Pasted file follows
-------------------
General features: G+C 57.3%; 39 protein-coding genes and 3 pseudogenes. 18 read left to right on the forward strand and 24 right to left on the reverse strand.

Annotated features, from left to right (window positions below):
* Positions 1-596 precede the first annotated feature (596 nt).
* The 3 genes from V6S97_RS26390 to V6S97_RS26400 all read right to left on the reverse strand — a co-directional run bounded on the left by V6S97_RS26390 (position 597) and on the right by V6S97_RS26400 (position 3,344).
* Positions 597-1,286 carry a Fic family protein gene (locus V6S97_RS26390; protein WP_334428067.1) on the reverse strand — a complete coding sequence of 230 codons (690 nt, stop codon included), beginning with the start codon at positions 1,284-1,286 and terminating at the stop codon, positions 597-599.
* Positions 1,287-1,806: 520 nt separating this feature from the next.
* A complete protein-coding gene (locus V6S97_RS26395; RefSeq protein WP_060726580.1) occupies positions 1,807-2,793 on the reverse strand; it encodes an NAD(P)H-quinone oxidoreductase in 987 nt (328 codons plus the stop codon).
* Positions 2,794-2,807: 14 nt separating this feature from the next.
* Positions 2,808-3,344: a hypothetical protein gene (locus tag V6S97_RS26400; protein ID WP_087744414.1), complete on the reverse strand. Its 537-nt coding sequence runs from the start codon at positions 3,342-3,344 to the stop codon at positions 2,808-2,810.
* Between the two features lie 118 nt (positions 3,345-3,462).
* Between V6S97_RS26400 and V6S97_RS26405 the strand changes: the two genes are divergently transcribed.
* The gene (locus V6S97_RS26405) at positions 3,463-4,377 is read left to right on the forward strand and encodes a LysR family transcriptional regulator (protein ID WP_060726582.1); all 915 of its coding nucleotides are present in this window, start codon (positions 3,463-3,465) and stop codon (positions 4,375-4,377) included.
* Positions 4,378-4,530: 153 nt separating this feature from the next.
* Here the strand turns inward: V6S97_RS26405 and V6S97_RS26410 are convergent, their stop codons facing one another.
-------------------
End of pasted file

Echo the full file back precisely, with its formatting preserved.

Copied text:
General features: G+C 57.3%; 39 protein-coding genes and 3 pseudogenes. 18 read left to right on the forward strand and 24 right to left on the reverse strand.

Annotated features, from left to right (window positions below):
* Positions 1-596 precede the first annotated feature (596 nt).
* The 3 genes from V6S97_RS26390 to V6S97_RS26400 all read right to left on the reverse strand — a co-directional run bounded on the left by V6S97_RS26390 (position 597) and on the right by V6S97_RS26400 (position 3,344).
* Positions 597-1,286 carry a Fic family protein gene (locus V6S97_RS26390; protein WP_334428067.1) on the reverse strand — a complete coding sequence of 230 codons (690 nt, stop codon included), beginning with the start codon at positions 1,284-1,286 and terminating at the stop codon, positions 597-599.
* Positions 1,287-1,806: 520 nt separating this feature from the next.
* A complete protein-coding gene (locus V6S97_RS26395; RefSeq protein WP_060726580.1) occupies positions 1,807-2,793 on the reverse strand; it encodes an NAD(P)H-quinone oxidoreductase in 987 nt (328 codons plus the stop codon).
* Positions 2,794-2,807: 14 nt separating this feature from the next.
* Positions 2,808-3,344: a hypothetical protein gene (locus tag V6S97_RS26400; protein ID WP_087744414.1), complete on the reverse strand. Its 537-nt coding sequence runs from the start codon at positions 3,342-3,344 to the stop codon at positions 2,808-2,810.
* Between the two features lie 118 nt (positions 3,345-3,462).
* Between V6S97_RS26400 and V6S97_RS26405 the strand changes: the two genes are divergently transcribed.
* The gene (locus V6S97_RS26405) at positions 3,463-4,377 is read left to right on the forward strand and encodes a LysR family transcriptional regulator (protein ID WP_060726582.1); all 915 of its coding nucleotides are present in this window, start codon (positions 3,463-3,465) and stop codon (positions 4,375-4,377) included.
* Positions 4,378-4,530: 153 nt separating this feature from the next.
* Here the strand turns inward: V6S97_RS26405 and V6S97_RS26410 are convergent, their stop codons facing one another.